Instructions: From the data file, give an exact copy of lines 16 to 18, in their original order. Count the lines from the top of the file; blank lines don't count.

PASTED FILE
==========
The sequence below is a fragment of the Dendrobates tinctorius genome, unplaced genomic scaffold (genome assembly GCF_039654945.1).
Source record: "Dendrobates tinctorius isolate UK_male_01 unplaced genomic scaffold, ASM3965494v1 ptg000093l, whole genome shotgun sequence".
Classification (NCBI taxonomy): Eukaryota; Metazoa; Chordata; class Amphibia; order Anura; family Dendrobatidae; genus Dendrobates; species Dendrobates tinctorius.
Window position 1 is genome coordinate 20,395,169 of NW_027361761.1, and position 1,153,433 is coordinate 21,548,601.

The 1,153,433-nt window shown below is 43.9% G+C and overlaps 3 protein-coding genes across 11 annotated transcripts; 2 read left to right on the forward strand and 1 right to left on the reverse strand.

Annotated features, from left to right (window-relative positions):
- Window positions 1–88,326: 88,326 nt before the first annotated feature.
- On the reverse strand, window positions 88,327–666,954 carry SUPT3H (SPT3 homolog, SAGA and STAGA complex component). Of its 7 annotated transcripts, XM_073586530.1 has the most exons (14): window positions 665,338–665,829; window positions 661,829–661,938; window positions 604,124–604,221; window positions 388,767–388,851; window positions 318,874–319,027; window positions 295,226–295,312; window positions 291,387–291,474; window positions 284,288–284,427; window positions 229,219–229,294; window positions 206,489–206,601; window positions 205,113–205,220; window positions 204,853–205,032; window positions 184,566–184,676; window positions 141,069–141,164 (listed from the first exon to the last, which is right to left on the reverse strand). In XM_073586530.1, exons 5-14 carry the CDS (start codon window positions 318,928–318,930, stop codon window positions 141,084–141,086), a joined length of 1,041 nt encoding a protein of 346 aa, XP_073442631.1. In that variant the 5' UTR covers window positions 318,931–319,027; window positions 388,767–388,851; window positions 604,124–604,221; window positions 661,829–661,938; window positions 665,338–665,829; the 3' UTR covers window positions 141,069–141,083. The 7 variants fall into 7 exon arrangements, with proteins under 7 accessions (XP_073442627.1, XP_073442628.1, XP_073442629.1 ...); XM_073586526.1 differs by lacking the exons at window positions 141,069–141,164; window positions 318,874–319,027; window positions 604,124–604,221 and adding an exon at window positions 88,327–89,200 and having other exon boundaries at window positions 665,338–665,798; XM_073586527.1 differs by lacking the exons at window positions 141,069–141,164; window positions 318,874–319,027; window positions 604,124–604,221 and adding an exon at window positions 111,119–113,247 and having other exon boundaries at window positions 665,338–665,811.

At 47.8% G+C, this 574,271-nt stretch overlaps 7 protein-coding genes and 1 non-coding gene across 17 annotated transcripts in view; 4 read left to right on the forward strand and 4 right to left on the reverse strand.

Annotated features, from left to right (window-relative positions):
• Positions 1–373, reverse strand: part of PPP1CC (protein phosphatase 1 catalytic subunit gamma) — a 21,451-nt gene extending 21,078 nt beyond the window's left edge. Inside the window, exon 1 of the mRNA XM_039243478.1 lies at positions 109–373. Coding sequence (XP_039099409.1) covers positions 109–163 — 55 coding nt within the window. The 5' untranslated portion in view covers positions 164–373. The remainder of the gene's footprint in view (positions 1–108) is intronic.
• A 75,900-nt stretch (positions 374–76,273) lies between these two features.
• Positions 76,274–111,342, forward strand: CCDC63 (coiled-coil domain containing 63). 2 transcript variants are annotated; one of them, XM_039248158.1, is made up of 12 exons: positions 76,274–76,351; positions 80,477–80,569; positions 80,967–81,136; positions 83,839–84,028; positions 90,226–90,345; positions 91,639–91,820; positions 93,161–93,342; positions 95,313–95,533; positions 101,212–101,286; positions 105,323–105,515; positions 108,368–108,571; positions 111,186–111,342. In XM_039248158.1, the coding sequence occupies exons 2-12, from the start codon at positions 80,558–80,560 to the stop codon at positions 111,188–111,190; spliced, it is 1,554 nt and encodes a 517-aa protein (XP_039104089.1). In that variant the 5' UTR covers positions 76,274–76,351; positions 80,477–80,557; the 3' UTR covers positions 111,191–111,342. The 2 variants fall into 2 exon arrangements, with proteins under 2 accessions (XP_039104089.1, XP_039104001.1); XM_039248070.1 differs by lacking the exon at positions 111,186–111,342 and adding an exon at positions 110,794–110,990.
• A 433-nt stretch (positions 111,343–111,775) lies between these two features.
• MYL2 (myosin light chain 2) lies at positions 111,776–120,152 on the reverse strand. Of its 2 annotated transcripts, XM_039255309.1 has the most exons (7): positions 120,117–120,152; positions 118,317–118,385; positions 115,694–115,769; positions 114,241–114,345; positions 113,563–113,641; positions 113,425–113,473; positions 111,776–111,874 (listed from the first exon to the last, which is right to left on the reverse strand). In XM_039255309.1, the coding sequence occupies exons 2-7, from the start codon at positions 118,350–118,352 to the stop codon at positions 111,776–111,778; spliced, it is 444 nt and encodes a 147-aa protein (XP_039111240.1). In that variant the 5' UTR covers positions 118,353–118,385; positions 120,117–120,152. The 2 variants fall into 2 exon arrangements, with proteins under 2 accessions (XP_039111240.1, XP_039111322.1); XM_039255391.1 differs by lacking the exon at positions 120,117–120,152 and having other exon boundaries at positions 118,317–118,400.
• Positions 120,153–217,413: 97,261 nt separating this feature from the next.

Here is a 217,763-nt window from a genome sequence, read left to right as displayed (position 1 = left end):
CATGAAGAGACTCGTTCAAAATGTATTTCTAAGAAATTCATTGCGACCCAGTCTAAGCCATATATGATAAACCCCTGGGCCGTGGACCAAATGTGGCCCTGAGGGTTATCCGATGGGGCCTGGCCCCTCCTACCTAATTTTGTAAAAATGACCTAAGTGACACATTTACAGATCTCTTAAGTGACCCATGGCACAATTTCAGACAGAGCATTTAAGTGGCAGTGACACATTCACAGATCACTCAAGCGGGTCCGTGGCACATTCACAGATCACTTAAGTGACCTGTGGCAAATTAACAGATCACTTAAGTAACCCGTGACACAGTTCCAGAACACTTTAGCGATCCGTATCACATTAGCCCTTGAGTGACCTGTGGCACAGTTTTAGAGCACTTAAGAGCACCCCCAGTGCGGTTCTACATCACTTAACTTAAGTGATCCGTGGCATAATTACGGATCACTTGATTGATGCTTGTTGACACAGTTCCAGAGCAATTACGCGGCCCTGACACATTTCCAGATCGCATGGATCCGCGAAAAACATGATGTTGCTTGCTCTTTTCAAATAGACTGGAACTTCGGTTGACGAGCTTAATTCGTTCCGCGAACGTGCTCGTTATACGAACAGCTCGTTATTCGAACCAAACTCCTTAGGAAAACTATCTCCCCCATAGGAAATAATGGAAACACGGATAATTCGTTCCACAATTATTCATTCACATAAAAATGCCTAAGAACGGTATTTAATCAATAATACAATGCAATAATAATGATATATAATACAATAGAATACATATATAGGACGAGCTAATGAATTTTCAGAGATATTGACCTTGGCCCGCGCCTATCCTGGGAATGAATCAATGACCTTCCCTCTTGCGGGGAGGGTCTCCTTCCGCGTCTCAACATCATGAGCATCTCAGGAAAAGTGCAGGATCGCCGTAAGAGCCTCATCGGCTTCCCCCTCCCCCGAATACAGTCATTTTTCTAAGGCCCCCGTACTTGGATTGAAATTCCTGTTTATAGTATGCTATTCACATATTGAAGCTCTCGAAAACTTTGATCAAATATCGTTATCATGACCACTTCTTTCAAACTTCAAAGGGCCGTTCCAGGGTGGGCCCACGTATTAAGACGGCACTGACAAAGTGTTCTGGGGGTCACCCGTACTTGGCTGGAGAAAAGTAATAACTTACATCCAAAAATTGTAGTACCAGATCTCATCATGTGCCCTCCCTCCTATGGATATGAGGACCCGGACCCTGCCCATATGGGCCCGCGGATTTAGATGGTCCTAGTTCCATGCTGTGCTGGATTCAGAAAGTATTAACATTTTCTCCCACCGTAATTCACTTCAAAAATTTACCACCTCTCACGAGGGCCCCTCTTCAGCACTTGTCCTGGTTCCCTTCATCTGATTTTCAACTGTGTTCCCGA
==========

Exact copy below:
• Positions 120,153–217,413: 97,261 nt separating this feature from the next.

Here is a 217,763-nt window from a genome sequence, read left to right as displayed (position 1 = left end):
CATGAAGAGACTCGTTCAAAATGTATTTCTAAGAAATTCATTGCGACCCAGTCTAAGCCATATATGATAAACCCCTGGGCCGTGGACCAAATGTGGCCCTGAGGGTTATCCGATGGGGCCTGGCCCCTCCTACCTAATTTTGTAAAAATGACCTAAGTGACACATTTACAGATCTCTTAAGTGACCCATGGCACAATTTCAGACAGAGCATTTAAGTGGCAGTGACACATTCACAGATCACTCAAGCGGGTCCGTGGCACATTCACAGATCACTTAAGTGACCTGTGGCAAATTAACAGATCACTTAAGTAACCCGTGACACAGTTCCAGAACACTTTAGCGATCCGTATCACATTAGCCCTTGAGTGACCTGTGGCACAGTTTTAGAGCACTTAAGAGCACCCCCAGTGCGGTTCTACATCACTTAACTTAAGTGATCCGTGGCATAATTACGGATCACTTGATTGATGCTTGTTGACACAGTTCCAGAGCAATTACGCGGCCCTGACACATTTCCAGATCGCATGGATCCGCGAAAAACATGATGTTGCTTGCTCTTTTCAAATAGACTGGAACTTCGGTTGACGAGCTTAATTCGTTCCGCGAACGTGCTCGTTATACGAACAGCTCGTTATTCGAACCAAACTCCTTAGGAAAACTATCTCCCCCATAGGAAATAATGGAAACACGGATAATTCGTTCCACAATTATTCATTCACATAAAAATGCCTAAGAACGGTATTTAATCAATAATACAATGCAATAATAATGATATATAATACAATAGAATACATATATAGGACGAGCTAATGAATTTTCAGAGATATTGACCTTGGCCCGCGCCTATCCTGGGAATGAATCAATGACCTTCCCTCTTGCGGGGAGGGTCTCCTTCCGCGTCTCAACATCATGAGCATCTCAGGAAAAGTGCAGGATCGCCGTAAGAGCCTCATCGGCTTCCCCCTCCCCCGAATACAGTCATTTTTCTAAGGCCCCCGTACTTGGATTGAAATTCCTGTTTATAGTATGCTATTCACATATTGAAGCTCTCGAAAACTTTGATCAAATATCGTTATCATGACCACTTCTTTCAAACTTCAAAGGGCCGTTCCAGGGTGGGCCCACGTATTAAGACGGCACTGACAAAGTGTTCTGGGGGTCACCCGTACTTGGCTGGAGAAAAGTAATAACTTACATCCAAAAATTGTAGTACCAGATCTCATCATGTGCCCTCCCTCCTATGGATATGAGGACCCGGACCCTGCCCATATGGGCCCGCGGATTTAGATGGTCCTAGTTCCATGCTGTGCTGGATTCAGAAAGTATTAACATTTTCTCCCACCGTAATTCACTTCAAAAATTTACCACCTCTCACGAGGGCCCCTCTTCAGCACTTGTCCTGGTTCCCTTCATCTGATTTTCAACTGTGTTCCCGA